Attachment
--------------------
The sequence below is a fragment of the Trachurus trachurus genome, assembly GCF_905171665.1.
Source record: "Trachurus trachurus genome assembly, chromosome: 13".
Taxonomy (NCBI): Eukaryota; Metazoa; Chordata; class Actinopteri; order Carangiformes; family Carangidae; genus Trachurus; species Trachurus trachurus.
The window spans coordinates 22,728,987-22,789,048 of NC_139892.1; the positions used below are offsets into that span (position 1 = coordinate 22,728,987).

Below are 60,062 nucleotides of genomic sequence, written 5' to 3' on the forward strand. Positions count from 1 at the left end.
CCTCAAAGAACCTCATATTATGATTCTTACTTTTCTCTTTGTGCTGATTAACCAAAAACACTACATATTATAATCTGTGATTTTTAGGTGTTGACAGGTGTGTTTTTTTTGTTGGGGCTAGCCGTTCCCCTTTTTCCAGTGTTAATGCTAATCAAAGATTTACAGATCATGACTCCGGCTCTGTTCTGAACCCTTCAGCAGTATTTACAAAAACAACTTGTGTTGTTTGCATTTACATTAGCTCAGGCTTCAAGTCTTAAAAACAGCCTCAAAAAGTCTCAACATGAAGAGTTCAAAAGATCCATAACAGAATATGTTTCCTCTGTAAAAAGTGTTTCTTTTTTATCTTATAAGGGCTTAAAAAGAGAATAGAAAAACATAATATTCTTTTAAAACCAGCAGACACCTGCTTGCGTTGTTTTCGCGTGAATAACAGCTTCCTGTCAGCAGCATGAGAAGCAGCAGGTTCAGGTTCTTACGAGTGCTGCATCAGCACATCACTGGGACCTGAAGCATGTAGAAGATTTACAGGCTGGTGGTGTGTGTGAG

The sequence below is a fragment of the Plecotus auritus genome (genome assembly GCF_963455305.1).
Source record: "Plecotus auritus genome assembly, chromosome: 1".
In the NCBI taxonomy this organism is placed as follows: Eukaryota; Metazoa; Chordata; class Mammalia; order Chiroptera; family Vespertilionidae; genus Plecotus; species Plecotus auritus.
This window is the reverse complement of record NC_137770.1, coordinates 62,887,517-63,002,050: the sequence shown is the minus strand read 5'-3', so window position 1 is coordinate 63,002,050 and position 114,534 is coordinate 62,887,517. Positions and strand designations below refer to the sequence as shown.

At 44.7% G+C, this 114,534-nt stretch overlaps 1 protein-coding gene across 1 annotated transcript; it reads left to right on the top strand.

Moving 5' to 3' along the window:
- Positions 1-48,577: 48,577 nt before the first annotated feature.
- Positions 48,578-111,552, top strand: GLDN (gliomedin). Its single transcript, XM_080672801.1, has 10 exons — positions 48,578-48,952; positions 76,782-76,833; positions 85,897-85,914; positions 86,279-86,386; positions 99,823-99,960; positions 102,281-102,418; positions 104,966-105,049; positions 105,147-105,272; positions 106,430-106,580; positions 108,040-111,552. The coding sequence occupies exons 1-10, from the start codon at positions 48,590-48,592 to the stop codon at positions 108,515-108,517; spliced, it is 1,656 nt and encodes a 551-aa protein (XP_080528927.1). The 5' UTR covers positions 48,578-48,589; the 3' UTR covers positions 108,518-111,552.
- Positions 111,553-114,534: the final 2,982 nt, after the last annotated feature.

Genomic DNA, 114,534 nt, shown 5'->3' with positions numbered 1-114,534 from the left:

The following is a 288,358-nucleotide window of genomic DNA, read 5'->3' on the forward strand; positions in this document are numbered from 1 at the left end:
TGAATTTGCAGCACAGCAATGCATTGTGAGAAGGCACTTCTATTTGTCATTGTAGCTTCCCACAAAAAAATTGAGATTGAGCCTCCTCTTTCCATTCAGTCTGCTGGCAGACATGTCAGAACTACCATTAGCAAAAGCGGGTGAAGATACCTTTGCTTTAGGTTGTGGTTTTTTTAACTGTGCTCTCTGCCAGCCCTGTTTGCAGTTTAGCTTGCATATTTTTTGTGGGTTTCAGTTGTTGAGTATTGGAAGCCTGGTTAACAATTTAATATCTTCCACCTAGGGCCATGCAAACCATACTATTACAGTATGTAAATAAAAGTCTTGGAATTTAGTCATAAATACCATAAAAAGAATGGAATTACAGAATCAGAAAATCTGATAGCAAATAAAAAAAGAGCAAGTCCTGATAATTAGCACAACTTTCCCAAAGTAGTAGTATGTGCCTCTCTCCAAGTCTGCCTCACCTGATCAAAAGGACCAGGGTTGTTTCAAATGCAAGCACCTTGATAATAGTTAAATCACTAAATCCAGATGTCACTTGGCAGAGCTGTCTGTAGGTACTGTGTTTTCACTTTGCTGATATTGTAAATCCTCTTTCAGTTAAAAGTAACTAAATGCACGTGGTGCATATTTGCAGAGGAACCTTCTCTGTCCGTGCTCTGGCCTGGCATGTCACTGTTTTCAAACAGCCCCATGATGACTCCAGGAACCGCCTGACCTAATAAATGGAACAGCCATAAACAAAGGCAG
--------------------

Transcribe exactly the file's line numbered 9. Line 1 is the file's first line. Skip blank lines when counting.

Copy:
In the NCBI taxonomy this organism is placed as follows: Eukaryota; Metazoa; Chordata; class Mammalia; order Chiroptera; family Vespertilionidae; genus Plecotus; species Plecotus auritus.